Imagine you’re a hungry bird of prey looking to scare up dinner. You’re flying fast and low through the forest and have just spotted a rabbit under a tree. You rev up the engines and swoop in for the ambush. You’re in luck! You’ve got food to take back to your hungry chicks.
As one of the forest’s top predators, the northern goshawk is built for hunting. Its four-foot wingspan and rudder-like tail feathers help it glide along trees and forest edges, while producing rapid bursts of speed to attack its prey.
Its hunting skills are impressive, but a key to its survival is a forest with an abundance of prey, creatures like mice, rabbits, birds and squirrels.
Diversity of prey species indicates a healthy forest. And what’s good for the northern goshawk is good for the forest.
That’s the theory behind mid-elevation forest management in Arizona and the Southwest. It’s also incorporated into the Four Forest Restoration Initiative, which calls for thinning 300,000 acres over the next decade.
“By managing for the northern goshawk, you manage for a suite of prey species, which results in a mosaic of forest conditions,” says Sue Sitko, the Conservancy’s northern Arizona conservation manager. “This approach is intended to help a substantial part of the whole forest ecosystem to flourish.”
The Four Forest initiative, the largest forest restoration effort in the country, calls for multi-staged thinning and controlled burning to create a patchwork of mixed sizes and densities of trees and open areas. The goal is to restore forest health and reduce the threat of catastrophic wildfire across four Arizona national forests. The Conservancy is a partner in this initiative, along with the U.S. Forest Service and other agencies and organizations.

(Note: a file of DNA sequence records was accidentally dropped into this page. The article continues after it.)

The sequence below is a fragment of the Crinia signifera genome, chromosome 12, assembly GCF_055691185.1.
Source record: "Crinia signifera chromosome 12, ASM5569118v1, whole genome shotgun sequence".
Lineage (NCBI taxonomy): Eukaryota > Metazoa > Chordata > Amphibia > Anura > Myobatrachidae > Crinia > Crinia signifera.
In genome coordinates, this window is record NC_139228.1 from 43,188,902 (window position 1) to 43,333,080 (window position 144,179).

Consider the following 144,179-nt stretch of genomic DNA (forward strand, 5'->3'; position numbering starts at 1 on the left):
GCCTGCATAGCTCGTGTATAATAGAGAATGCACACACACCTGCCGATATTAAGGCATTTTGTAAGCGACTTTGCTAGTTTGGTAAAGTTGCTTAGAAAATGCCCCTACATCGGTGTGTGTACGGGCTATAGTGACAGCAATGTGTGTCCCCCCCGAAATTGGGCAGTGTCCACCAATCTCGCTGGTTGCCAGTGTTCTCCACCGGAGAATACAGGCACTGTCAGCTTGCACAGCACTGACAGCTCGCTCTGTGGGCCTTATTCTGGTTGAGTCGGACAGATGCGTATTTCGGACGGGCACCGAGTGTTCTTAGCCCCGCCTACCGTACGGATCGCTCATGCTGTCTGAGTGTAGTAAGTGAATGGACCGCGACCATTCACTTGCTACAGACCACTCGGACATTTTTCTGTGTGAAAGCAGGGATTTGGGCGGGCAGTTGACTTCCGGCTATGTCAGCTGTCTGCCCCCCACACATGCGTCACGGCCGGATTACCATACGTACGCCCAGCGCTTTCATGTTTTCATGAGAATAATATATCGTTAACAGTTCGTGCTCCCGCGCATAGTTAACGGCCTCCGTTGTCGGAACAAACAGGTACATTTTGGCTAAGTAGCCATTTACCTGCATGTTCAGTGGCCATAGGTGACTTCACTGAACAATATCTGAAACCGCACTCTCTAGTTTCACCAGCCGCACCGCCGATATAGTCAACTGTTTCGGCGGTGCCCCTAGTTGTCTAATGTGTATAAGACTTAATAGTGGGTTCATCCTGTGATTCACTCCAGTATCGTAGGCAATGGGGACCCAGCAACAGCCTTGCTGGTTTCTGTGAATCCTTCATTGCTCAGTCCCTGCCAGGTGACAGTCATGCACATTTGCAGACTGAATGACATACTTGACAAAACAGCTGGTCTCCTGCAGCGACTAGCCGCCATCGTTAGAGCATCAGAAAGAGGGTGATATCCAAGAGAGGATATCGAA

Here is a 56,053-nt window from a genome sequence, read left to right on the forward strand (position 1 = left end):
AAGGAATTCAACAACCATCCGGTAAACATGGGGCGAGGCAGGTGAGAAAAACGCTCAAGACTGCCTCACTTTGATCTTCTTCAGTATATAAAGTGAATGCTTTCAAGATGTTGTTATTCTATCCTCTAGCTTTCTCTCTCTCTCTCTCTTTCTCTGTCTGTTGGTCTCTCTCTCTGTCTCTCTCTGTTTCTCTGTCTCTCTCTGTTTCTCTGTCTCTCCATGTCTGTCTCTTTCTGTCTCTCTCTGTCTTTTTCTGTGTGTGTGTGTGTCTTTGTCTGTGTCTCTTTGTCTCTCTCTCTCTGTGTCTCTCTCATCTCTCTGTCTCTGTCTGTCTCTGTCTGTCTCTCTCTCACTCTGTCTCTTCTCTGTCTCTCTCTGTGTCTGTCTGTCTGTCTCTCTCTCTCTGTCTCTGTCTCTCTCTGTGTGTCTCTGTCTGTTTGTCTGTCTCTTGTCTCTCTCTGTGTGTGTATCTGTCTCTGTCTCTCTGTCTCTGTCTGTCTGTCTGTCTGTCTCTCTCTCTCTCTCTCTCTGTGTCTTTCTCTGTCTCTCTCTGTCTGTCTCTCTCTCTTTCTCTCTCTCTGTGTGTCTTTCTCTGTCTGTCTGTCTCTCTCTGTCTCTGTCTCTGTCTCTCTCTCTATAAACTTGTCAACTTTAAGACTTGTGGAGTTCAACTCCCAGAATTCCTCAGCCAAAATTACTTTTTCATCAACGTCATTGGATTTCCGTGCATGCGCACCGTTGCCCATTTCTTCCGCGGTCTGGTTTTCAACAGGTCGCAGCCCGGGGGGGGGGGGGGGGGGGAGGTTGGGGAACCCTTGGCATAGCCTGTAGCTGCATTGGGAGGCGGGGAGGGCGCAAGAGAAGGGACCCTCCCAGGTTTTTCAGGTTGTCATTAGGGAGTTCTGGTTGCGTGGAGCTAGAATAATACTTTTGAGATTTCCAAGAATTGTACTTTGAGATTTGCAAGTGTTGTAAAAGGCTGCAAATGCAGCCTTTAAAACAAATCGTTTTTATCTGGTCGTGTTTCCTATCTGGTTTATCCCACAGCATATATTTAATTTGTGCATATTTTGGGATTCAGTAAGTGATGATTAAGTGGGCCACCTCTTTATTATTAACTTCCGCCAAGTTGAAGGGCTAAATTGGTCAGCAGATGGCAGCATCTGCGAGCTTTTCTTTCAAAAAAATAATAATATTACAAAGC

Research shows that northern goshawks prefer large trees for nesting. Most of Arizona’s pine forests are dense with younger-aged trees, due to years of logging and fire suppression. Goshawk populations have declined in these areas, though the raptors are not listed as “threatened” by the U.S. Fish and Wildlife Service. Along the northern rim of the Grand Canyon, where a greater number of older age trees remain, goshawk populations appear to be stable.
Forest managers in Arizona can’t turn back the clock and immediately create old-age forests. But they can design restoration treatments that enhance conditions for goshawk prey while meeting other objectives, such as reducing fire risk to communities. That means a variety of habitat types will persist in the forest, including openings, shrubby areas and the edges that divide them.
Some species depend on denser conditions, while others prefer more open meadows. Connectivity of denser forested areas, says Sitko, are part of the design of the Four Forest restoration treatments.
Restoration efforts can also be stated in terms goshawks can relate to. For example:
Finally, there are the foraging areas, the largest expanse of land, geared toward a mosaic of old and young groups of trees and openings. These are the places designed to help ensure an abundance of prey species.
The important thing, says Sitko, is that “we can meet multiple objectives for both wildlife and people. The treatments work to protect communities — witness the Wallow Fire and how most communities were protected from a consuming fire after being treated. And they help maintain canopy cover, or live trees, due to the reduction in the amount of fuel.”
Next time you’re in the forest, look at it from a goshawk perspective: Would this be a good place to hunt? Good for young to “get their wings?” Or a good place to build a nest?
Maybe you’ll see one of the world’s top forest predators streaking through the air with its cross-hairs trained on a squirrel. Just remember what it took for that squirrel to be there — the seeds they subsist on and the forest structure that allows these seeds to grow.
In other words, a healthy forest.May 20, 2013